The UN team had reportedly arrived in the town to see if it was safe enough to start investigating an alleged chemical attack by the Syrian government. When they were shot at, they decided to withdraw from the city, according to Uzumcu.
Earlier, Syrian Ambassador to the United Nations Bashar Ja'afari stated the UN security team had traveled to the Syrian town of Douma on April 17 ahead of a planned visit by the international chemical weapons experts on April 18 to look into the suspected chemical weapons attack.
"Today the UN security team entered Douma… in order to assess the security situation on the ground and if this United Nations security team decided that the situation is sound in Douma then the fact-finding mission will begin its work in Douma tomorrow. The Syrian government did all that it can do to facilitate the work of this mission" Ja'afari told the UN Security Council.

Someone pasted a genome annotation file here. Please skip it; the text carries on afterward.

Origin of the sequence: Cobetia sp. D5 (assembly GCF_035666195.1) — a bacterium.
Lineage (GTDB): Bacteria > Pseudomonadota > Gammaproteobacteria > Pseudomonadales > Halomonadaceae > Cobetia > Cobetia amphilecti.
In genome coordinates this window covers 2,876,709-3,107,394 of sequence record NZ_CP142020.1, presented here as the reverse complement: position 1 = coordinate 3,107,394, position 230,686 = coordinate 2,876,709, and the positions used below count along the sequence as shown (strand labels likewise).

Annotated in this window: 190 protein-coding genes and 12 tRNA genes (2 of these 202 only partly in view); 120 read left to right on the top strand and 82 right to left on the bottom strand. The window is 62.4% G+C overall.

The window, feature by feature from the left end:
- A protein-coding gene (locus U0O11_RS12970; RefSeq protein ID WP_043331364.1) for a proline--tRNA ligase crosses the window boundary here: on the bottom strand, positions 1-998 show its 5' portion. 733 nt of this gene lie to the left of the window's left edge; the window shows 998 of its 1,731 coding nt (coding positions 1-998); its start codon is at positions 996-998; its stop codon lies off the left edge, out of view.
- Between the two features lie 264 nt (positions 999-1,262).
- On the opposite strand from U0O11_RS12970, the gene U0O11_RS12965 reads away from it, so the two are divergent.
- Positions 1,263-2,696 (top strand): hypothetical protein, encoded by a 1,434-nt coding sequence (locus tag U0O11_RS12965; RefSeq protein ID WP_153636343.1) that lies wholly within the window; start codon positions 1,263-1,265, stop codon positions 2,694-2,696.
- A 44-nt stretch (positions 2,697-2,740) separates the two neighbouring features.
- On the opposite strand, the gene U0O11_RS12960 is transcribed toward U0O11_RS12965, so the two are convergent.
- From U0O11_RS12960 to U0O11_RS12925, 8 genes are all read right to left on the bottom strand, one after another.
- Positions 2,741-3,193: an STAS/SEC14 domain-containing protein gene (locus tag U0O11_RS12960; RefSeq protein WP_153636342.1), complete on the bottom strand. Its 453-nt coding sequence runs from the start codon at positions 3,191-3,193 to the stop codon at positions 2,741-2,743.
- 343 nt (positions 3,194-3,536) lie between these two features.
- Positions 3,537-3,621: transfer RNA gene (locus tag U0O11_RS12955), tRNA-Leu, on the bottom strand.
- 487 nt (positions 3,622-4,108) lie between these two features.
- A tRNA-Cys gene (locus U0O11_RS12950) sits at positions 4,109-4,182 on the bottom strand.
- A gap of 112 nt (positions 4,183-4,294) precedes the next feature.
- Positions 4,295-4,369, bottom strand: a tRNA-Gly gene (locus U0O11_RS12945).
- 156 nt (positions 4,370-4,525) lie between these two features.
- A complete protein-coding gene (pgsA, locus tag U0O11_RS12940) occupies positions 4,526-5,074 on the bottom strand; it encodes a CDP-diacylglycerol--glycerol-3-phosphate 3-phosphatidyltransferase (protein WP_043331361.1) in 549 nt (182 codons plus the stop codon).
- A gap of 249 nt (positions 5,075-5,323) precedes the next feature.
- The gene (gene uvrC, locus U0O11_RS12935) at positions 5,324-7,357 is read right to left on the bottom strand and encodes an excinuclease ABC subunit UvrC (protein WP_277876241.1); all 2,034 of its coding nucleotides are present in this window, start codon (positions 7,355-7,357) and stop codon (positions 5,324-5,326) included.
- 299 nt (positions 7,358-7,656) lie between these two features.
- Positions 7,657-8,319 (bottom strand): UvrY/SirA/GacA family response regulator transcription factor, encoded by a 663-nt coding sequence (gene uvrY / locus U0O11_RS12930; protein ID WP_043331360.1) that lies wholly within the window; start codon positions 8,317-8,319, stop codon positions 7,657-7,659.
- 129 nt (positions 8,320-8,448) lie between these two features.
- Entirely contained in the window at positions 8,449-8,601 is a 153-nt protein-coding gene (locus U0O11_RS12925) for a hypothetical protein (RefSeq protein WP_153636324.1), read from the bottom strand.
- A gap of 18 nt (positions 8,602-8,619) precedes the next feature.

An additional UN security team will be sent to assess the safety condition in the Syrian town of Duma before deploying the Organization for the Prohibition of Chemical Weapons (OPCW) team, UN Secretary-General spokesperson Stephane Dujarric said in a press briefing.
"An additional advance security assessment visit [is] now required to enable the fact-finding mission to do its work," Dujarric told reporters.
US Defense Secretary Mattis says the Syrian government is responsible for the delay in the OPCW team reaching the suspected chemical attack site.
The situation in Syria significantly escalated amid reports about the April 7 alleged chemical attack in the city of Douma, after which the EU and the US rushed to blame the forces of Syrian President Bashar al-Assad, with Damascus refuting the allegations.